OKLAHOMA CITY – State Rep. Avery Frix (R-Muskogee) invited the family of late Muskogee Councilwoman Avalon Reece to the State Capitol this week to attend a ceremonial signing of a bill that names a highway section in Muskogee after the local lawmaker.
House Bill 2311 names a section of U.S. 64 Business in Muskogee, beginning at West 23rd Street South extending north to the intersection of West Southside Boulevard as the "Councilwoman Avalon Reece Memorial Highway." The Oklahoma Department of Transportation will place permanent markers bearing the new name along the highway.
“Avalon Reece served a long and distinguished career in public service in Muskogee both as a councilwoman and an educator,” Frix said. “It is fitting and gratifying to be able to recognize her in this way.”
Reece served as a member of the Muskogee City Council. Her obituary says she was the first black councilwoman in Oklahoma.
In 1980, she was appointed by Governor George Nigh to a nine-year term with the Oklahoma State Regents for Higher Education and later served as chair of that board.
Reece is noted for organizing and inspiring many youth and adult civic and recreational groups. She and her sister, Thelma Reece Parks, established a teacher education scholarship to support Langston University education majors aspiring to become professional educators in Oklahoma. She also received many local, state, and national honors, and was a member of numerous professional, civic, and community organizations. Reece is said to have opened doors of opportunity for all people. She was a leader and a trailblazer who established a legacy for Muskogee.
Avalon B. Reece was born Oct. 10, 1927, in Muskogee to parents Thomas and Estella (Smith) Reece. She was the youngest of nine children. She graduated at 16 from Manual Training High School in Muskogee in 1944, and from Langston University in 1948. She then pursued and received a Master's Degree in Music Education from the University of Southern California and later received an Honorary Doctorate from Oral Roberts University in Tulsa.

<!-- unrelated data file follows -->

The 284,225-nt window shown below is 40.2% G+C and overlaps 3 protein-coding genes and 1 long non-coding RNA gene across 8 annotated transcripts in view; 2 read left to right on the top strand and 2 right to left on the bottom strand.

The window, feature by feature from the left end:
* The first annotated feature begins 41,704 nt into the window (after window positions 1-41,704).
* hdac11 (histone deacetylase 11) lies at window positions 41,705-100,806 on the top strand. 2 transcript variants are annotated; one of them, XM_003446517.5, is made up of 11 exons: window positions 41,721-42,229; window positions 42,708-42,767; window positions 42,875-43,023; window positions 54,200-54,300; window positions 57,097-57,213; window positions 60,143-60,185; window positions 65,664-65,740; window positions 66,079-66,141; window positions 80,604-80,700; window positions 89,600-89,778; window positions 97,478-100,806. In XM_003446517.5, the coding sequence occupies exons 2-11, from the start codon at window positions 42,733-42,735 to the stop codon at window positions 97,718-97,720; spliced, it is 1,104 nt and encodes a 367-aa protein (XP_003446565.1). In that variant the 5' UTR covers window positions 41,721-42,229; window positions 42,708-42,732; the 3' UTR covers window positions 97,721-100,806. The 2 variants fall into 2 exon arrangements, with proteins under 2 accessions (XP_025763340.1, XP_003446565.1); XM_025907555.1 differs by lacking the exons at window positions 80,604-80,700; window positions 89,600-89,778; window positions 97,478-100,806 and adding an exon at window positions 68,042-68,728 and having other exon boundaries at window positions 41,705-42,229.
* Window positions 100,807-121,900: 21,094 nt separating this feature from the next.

Before her service to the Muskogee City Council, Reece was a distinguished educator for 45 years in the Muskogee Public School System. She served as the Manual Training High School Band teacher and director, and was recognized for many years as the first and only female band director of any race at the high school level in Oklahoma. Under her leadership, the band was renown, and many of her students went on to achieve high musical acclaim in jazz, pop, and church music. Reece also served as a school counselor for many years.
Each year, Oklahoma lawmakers run legislation to rename state-owned assets, such as roadways or bridges, to honor of people in their legislative districts. Individual bills are then combined into an omnibus bill, which this year was House Bill 2311.